On March 24, 1999, NATO began what would become a 78-day air campaign against Serbia to stop the bloody rampage of Slobodan Milosevic’s forces against Albanians in Kosovo. NATO and its allies called this a “humanitarian war,” as its bombs targeted only military and government installations and led to the withdrawal of Milosevic’s troops.
Sure, they hit military targets, but only 20 meters from one of the biggest maternity hospitals in the Balkans, the one where I was born
Serbian writer Jasmina Tesanovic—among the few Serbs who dared to speak out against Milosevic’s repressive regime—found little humanitarian about the war. Living with her 13-year-old daughter in the Serbian capital of Belgrade, she kept a diary and e-mailed entries to friends in other countries. Posted to the Web, her dispatches ricocheted around the world and offered a glimpse of how the Serbian people paid for a war waged to stop the crimes of their leader.
March 28 Belgrade is rocking, shaking, trembling. We are entering the second phase of NATO intervention. The sirens went off today for nearly 24 hours. I had to go out to buy some food, though we are not really starving yet, at least not keeling over. People are either taking tranquilizers or crying. People sheltering in the stations have been living inside the trains for days. At first they were restless, hanging round the platforms and on the escalators. Now they barely have room to sit down and the air is stale. To me, it looks like a trans-Siberian journey to nowhere.
March 30 My father used to dream of bombing long after the Second World War ended. He would wake up during the night, take me out of my bed, and carry me down to the basement. I remember him doing it, and last night I did it myself, carrying my daughter to safety several times. I feel sick both emotionally and physically. I feel like sleeping and sleeping forever—or until peace returns.
April 1 One thing I’ve noticed: Every evening at dusk my hands start to tremble uncontrollably. It goes on for a few hours. I heard that some other women have the same symptoms. It’s fear of air raids after dark. The men behave differently. They shout and argue about life and death. We’re more afraid of their deaths than our own. Only at certain moments, when I’m struck by images of violence against my children, I feel faint with fear. I think I would prefer suicide.
April 2 Today is Catholic Good Friday and people are getting mystical because of the bombs. They see portents everywhere, in the patterns of days, in the clouds that prevent air strikes, as if they were celestial signs of destiny. Another blow to the common sense of ordinary people.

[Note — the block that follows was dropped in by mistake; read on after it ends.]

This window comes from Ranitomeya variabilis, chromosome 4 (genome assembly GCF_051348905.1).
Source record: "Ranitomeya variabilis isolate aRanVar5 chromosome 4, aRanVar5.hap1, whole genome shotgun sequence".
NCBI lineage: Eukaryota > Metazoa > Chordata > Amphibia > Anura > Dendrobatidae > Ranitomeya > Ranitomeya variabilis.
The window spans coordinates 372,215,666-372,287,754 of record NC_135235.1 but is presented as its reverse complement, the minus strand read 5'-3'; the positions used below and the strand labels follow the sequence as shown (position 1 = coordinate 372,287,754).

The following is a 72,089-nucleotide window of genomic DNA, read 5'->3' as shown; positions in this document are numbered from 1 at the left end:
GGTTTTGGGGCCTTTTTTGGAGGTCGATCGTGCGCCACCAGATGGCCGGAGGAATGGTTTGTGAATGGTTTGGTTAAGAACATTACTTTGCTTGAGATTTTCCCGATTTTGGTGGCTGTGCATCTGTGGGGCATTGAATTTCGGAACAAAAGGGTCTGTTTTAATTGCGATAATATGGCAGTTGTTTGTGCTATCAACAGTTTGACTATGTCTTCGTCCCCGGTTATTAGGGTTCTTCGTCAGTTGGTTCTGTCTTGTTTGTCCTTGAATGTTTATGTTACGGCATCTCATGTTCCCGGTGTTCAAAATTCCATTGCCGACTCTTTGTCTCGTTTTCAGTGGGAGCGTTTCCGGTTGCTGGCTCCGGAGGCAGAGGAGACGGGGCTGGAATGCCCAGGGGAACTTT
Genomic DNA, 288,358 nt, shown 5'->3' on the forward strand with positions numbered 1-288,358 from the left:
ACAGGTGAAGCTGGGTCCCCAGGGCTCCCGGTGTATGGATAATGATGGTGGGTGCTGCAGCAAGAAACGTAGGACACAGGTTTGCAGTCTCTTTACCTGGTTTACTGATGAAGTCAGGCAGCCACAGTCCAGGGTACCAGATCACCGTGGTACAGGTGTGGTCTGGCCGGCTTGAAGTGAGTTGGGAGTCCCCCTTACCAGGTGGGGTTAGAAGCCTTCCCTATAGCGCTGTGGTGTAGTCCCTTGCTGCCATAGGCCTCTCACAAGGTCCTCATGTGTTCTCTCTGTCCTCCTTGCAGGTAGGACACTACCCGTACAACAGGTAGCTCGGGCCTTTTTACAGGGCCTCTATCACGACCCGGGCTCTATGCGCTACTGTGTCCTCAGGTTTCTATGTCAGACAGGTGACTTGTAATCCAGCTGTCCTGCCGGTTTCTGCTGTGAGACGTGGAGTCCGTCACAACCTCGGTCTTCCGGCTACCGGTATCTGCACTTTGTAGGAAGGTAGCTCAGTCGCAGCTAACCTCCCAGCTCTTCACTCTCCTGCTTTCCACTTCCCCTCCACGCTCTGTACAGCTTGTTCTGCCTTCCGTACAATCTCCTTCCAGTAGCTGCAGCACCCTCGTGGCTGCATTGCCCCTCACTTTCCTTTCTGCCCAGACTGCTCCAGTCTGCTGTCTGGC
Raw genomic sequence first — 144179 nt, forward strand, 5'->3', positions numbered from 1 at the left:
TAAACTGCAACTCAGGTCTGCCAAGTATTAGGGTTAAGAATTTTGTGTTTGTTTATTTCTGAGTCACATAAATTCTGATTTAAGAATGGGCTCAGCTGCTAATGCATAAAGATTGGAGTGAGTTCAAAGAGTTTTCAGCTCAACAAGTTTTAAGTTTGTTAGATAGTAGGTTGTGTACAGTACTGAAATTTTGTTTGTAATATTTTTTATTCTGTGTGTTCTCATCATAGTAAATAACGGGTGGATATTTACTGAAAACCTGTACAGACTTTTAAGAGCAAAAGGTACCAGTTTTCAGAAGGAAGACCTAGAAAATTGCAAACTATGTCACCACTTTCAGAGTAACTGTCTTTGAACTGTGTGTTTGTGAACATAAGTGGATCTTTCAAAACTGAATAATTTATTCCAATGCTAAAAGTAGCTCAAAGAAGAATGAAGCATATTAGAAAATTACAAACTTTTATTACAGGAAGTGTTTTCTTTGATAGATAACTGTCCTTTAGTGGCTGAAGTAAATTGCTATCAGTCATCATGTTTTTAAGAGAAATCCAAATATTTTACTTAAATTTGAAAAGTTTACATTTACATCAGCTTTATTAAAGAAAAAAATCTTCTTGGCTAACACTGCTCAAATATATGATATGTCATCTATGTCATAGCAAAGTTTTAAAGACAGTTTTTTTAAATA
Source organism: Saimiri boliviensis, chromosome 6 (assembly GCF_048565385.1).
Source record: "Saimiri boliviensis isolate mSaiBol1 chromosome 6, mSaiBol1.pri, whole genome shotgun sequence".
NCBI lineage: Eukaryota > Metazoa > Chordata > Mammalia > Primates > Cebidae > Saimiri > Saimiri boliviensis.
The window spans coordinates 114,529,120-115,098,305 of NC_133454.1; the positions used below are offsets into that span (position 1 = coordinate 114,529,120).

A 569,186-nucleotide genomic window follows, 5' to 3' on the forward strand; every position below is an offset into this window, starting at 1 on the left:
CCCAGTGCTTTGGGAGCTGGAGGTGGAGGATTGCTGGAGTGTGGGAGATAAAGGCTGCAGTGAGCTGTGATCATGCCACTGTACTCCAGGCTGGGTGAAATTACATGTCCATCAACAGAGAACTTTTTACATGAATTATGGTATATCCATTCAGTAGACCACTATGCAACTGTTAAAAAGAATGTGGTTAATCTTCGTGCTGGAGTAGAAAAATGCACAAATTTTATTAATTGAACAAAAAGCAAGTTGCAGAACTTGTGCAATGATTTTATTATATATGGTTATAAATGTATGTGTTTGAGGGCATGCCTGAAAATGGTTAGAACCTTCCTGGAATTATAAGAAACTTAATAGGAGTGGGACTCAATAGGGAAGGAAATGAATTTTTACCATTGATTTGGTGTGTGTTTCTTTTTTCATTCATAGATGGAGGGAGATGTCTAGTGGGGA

April 3 It is morning, a beautiful sunny morning, and I am crying. Last night, the center of Belgrade was bombed with appalling precision; sure, they hit military targets, but only 20 meters from one of the biggest maternity hospitals in the Balkans, the one where I was born and where I had my baby. The Ministry of the Interior was destroyed; some of my friends remember being interrogated there. I am pleased by NATO’s accuracy. But I feel at the mercy of those young pilots, responsible for hitting military targets without harming a single newborn baby.
April 10 Tomorrow is Orthodox Easter. My daughter painted eggs—not that we’re religious, but she said she was bored and I thought, Better to let her do something constructive rather than sulk alone in her room waiting for the sirens to go off. She is a child of war now. She said yesterday, “I have a feeling I’m going to be killed when I’m 16, so what’s the point of going to school anymore?”
April 12 I couldn’t get to sleep last night so finally I took a tranquilizer. All these weeks I’ve put off using drugs to stay sane, but I realize that it’s impossible to stay sane in Belgrade without them. I understand those who leave. I could have been one of them, but I don’t want to leave my city, my friends, my language. Friends from all over the world offer me flats, money, help, but the only thing I need from them is to try to stop the war.
April 15 In the middle of the night, the windows started to rattle like in a horror movie and the sky was lit up by fire. My daughter woke up screaming and clung to me. She is bigger than I am now, but suddenly she seemed like a little baby. I was so exhausted I could hardly open my eyes. She was afraid but she didn’t want to go down to the shelter. She asked: “What’s happening? What’s all the noise?”“It’s our antiaircraft, darling, don’t be afraid,” I said. It was the first time since the war started that I made a distinction between “our” weapons and “their weapons.”
April 18 It’s Sunday, but who cares? We have been living the same day ever since the war started. In Belgrade there are efforts at normality—the traditional marathon held in heavy rain; there was a big wedding on TV—but personally, I’m done with anything that resembles human life. I’d rather be a cockroach at this point, much safer.
Adapted from The Diary of a Political Idiot. Copyright © 2000 by Jasmina Tesanovic. Published by arrangement with Midnight Editions, an imprint of Cleis Press.